Cost/Schedule Change

RT-006d Topic Summary
RT 006d


Changes on a project are inevitable and can significantly impact project cost and schedule as well as the ability of the project participants to manage and operate. When changes are small in scope and few in number, the impact on the project is relatively minor. As the number of changes increase, the damaging consequences to a project can be severe and difficult to understand and manage. In addition to the direct cost and schedule impacts to a project, changes often result in numerous and large indirect impacts such as reduced productivity due to loss of momentum, loss of efficiency, and extended overhead associated with administration of the changes. In practice, it is very difficult to estimate the true cost of indirect impacts even after the work is completed.

Poor scope definition ranks as the most common source of change on projects and the primary reason projects run over budget. There are many potential reasons for inadequate scope definition but market pressure for a product is the primary reason that causes owners to take the risk of proceeding on projects with poorly defined scope. The best way to reduce problems associated with poor scope definition is to better define the project in the early stages. In addition, changes can be more effectively managed and controlled by maintaining detailed records of the work, tracking project performance and other impacts as a consequence of changes, analyzing each change promptly, and using modern computer equipment and software.

Key Findings and Implementation Tools

1 : Work Interruptions

Any time craft workers are interrupted for a change, the workers become less productive due to loss of momentum. (SD-66, p. 6)
Reference: (SD-66)

2 : Crowding

Limiting access to an area or forcing a contractor to share work space with other contractors leads to inefficiency. When work areas are congested, craft workers are less productive. (SD-66, p. 6)
Reference: (SD-66)

3 : Overhead

Additional time and expense is often required by contractors to manage overhead costs attributable to change-motivated delays. (SD-66, p. 7)
Reference: (SD-66)

4 : Craft Inefficiencies

When supervisory staff of craft workers must expend additional time and effort in the evaluation and implementation of changes, they are less effective in completing the original work. (SD-66, p. 7)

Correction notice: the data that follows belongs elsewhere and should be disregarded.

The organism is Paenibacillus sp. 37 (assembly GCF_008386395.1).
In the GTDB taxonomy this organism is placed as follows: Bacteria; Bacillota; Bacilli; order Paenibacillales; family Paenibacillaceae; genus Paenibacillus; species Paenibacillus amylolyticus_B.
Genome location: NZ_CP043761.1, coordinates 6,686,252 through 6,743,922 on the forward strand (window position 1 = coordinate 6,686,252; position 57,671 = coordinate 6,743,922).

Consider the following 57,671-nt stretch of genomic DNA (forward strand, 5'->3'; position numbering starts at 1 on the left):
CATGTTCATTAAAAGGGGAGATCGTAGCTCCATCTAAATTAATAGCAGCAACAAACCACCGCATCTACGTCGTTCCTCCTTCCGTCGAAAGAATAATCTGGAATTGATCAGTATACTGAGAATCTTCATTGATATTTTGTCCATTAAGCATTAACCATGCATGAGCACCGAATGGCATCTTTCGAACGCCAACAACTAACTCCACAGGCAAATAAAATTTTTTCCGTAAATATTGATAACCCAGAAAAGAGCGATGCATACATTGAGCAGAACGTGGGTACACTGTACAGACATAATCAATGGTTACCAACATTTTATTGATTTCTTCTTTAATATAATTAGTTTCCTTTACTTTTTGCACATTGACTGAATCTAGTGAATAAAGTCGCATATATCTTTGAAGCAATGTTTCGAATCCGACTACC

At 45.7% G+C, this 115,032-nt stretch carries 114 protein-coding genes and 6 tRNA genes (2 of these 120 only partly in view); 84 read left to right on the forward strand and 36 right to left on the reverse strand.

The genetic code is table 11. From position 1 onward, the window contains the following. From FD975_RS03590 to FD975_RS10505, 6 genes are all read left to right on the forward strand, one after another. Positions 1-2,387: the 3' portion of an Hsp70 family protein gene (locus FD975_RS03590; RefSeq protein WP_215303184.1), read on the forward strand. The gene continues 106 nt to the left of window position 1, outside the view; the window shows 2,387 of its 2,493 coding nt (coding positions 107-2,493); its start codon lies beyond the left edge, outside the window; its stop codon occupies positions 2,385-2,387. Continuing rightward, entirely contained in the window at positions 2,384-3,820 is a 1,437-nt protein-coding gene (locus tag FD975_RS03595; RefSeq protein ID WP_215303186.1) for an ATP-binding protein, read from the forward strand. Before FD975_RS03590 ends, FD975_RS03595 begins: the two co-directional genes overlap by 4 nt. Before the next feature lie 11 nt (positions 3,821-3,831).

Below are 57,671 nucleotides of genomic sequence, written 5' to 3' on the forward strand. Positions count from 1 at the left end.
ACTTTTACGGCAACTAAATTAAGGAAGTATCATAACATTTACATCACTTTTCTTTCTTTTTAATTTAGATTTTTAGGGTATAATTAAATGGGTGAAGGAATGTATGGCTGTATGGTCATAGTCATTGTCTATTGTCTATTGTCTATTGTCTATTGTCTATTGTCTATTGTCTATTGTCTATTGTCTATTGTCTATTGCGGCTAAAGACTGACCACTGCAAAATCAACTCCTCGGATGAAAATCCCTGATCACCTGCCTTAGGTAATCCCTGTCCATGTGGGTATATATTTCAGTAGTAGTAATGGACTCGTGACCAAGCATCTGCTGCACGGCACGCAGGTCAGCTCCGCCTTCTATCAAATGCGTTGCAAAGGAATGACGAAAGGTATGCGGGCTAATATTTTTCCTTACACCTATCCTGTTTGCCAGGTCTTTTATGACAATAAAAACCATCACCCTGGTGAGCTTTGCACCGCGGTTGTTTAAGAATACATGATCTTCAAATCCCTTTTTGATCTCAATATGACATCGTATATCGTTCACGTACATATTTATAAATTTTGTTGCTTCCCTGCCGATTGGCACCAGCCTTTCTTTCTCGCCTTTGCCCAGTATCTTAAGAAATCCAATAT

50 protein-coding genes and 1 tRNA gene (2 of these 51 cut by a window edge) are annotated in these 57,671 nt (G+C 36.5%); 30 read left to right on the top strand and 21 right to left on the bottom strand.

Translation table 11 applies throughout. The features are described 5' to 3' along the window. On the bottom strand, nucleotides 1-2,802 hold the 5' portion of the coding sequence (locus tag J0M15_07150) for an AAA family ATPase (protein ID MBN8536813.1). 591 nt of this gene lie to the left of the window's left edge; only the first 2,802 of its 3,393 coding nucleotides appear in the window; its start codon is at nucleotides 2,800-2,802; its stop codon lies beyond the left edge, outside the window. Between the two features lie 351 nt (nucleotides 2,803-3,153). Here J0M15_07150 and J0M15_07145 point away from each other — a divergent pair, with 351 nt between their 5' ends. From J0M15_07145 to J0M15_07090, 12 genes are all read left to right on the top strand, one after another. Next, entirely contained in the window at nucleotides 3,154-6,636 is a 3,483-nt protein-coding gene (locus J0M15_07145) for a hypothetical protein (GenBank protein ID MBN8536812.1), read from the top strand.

Reference: (SD-66)

5 : Multiple Change Impacts

When there are multiple changes on a project, there is a compounding effect with deleterious effect on cost and time required. (SD-66, p. 35)
Reference: (SD-66)

6 : Cost Impacts

The loss of productivity associated with changes and interruptions almost always makes any changed work more costly on a unit basis. (SD-66, p. 37)
Reference: (SD-66)

7 : Scope Changes

Modification of scope is the single most common source of change on projects and market pressure for a product is the primary reason for poor project scope definition. Poor scope definition is the highest impact item that causes projects to run over budget. (SD-66, p. 10)

Reference: (SD-66)

8 : Scope Control

Given that poor scope definition can have significant negative impact to projects and that market pressure often precludes adequate scope definition, some ways of controlling scope throughout the project duration include (SD-6, p. 77):

  1. Improve the quality of early cost estimates and employ risk analysis techniques to identify the potential range of outcomes
  2. Utilize work breakdown structures
  3. Utilize computer aided design to estimate bulk quantities
  4. Make designers responsible for quantities generated
  5. Require estimators to document basis of estimate
  6. Utilize modern computer equipment and software
Reference: (SD-6)

Key Performance Indicators

Improved cost, Improved schedule, Improved craft productivity, Reduced change orders

Research Publications

Construction Changes and Change Orders: Their Magnitude and Impact - SD-66

Publication Date: 04/1991 Type: Source Document Pages: 125 Status: Reference

Control of Construction Project Scope - SD-6

Publication Date: 03/1986 Type: Source Document Pages: 108 Status: Archived Reference